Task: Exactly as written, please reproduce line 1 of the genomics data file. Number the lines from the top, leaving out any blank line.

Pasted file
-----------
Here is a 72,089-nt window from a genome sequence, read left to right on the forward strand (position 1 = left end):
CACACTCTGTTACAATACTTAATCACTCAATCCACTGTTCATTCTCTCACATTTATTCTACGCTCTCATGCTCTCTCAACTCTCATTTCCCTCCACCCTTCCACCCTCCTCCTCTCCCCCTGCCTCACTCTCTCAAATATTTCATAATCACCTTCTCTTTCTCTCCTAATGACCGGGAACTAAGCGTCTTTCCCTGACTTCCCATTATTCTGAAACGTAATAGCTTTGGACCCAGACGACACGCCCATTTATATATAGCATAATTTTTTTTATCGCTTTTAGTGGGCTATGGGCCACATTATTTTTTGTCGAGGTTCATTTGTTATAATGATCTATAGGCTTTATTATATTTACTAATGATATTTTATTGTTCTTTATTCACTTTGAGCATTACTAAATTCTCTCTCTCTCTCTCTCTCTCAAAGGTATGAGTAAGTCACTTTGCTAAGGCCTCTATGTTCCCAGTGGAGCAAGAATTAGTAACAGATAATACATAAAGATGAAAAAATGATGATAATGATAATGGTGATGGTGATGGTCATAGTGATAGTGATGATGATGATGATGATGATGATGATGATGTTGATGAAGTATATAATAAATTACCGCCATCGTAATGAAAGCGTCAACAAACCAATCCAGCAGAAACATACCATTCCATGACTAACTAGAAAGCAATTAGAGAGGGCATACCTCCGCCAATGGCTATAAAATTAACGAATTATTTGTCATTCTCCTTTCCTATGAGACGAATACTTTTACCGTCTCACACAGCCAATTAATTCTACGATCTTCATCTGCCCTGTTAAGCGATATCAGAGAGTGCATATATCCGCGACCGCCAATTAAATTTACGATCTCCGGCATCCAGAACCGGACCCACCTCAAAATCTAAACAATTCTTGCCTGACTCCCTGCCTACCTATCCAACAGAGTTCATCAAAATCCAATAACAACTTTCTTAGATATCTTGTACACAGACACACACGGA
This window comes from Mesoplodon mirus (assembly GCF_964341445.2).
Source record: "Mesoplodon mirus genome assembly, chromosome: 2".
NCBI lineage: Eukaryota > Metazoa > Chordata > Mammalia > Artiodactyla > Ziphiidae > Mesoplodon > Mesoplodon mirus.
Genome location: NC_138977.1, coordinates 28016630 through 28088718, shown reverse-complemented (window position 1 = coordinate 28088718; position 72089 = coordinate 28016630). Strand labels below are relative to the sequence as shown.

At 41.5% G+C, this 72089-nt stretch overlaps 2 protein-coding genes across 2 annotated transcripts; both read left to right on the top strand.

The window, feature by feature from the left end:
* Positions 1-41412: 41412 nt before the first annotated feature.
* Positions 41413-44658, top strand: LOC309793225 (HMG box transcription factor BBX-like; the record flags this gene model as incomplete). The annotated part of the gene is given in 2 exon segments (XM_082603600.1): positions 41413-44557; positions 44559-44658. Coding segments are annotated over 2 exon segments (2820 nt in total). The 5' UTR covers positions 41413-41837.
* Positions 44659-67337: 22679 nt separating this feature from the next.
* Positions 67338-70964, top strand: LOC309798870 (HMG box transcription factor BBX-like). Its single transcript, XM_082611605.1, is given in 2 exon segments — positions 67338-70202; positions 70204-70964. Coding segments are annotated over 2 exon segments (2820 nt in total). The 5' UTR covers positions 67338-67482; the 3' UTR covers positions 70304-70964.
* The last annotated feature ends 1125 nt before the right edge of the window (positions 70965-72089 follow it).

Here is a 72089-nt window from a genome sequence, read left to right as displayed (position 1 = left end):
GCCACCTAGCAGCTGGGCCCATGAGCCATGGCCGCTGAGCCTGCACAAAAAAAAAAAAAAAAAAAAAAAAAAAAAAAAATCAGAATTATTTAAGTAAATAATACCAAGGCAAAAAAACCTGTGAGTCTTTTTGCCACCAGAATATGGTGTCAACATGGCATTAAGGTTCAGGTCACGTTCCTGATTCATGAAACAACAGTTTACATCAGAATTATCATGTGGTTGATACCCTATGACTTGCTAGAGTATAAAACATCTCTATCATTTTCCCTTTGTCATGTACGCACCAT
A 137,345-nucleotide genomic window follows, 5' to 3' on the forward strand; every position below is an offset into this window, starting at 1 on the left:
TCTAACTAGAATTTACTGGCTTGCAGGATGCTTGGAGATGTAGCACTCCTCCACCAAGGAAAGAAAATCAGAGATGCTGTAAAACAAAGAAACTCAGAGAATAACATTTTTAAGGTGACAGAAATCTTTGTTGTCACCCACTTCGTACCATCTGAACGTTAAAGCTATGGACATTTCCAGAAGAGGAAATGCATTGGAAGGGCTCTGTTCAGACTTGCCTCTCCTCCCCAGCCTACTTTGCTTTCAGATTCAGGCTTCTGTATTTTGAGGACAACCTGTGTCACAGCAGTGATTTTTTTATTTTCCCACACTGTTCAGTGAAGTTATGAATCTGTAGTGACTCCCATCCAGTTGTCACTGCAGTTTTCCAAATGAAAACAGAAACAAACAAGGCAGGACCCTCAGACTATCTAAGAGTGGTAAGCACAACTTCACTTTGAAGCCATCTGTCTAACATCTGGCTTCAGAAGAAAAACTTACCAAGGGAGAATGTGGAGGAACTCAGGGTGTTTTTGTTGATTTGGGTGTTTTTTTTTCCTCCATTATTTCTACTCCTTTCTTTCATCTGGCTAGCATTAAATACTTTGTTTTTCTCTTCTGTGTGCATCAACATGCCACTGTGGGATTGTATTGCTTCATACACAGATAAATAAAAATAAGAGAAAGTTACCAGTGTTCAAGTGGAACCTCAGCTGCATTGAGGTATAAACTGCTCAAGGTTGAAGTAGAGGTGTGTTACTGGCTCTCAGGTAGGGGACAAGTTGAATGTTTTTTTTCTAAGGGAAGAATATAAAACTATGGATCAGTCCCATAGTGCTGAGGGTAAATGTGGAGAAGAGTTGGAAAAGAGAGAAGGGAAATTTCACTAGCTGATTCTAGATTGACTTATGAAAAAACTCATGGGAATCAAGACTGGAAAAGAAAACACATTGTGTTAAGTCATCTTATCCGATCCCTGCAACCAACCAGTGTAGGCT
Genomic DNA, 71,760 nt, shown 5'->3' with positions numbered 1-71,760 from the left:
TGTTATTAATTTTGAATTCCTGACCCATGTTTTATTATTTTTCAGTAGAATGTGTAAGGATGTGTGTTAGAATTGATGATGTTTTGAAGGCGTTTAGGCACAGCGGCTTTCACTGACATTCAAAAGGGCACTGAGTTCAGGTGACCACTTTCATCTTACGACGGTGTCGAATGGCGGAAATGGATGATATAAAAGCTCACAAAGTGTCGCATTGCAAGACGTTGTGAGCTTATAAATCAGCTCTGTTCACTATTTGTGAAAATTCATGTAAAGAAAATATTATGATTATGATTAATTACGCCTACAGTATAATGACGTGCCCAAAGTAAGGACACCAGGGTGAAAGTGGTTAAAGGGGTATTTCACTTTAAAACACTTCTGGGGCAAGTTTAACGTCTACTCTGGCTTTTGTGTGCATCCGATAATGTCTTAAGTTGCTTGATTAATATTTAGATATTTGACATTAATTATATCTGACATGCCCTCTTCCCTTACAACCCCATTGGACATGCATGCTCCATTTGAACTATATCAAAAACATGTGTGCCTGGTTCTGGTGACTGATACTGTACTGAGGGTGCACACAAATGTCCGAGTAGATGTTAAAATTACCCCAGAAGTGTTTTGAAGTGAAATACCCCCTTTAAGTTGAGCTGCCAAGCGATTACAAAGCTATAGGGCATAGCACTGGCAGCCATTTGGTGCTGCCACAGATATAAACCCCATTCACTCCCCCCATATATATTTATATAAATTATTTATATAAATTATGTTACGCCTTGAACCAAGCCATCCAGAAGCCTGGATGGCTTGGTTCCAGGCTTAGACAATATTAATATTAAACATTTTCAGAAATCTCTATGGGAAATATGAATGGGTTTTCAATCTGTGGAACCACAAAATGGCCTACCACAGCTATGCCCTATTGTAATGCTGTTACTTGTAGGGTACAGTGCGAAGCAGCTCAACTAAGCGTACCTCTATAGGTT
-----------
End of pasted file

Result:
Here is a 72,089-nt window from a genome sequence, read left to right on the forward strand (position 1 = left end):